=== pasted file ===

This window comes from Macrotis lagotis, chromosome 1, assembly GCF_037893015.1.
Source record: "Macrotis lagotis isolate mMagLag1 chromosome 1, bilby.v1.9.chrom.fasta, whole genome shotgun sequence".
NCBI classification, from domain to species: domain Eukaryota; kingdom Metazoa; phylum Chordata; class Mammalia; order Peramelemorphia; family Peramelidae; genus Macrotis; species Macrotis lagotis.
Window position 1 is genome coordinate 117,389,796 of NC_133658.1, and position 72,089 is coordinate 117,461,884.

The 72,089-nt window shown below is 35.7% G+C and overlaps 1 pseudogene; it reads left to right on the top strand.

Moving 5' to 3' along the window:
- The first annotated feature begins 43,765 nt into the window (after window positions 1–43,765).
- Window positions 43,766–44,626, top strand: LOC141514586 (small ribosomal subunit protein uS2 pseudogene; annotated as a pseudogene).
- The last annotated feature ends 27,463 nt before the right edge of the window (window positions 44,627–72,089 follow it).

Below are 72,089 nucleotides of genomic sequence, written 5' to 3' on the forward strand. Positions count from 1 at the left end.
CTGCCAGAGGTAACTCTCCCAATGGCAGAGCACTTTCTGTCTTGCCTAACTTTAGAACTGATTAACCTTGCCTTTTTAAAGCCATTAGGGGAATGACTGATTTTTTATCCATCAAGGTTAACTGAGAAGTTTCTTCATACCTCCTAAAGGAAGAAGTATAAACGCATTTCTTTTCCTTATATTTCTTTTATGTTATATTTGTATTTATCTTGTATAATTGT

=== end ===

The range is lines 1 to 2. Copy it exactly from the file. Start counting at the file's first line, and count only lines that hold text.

This window comes from Macrotis lagotis, chromosome 1, assembly GCF_037893015.1.
Source record: "Macrotis lagotis isolate mMagLag1 chromosome 1, bilby.v1.9.chrom.fasta, whole genome shotgun sequence".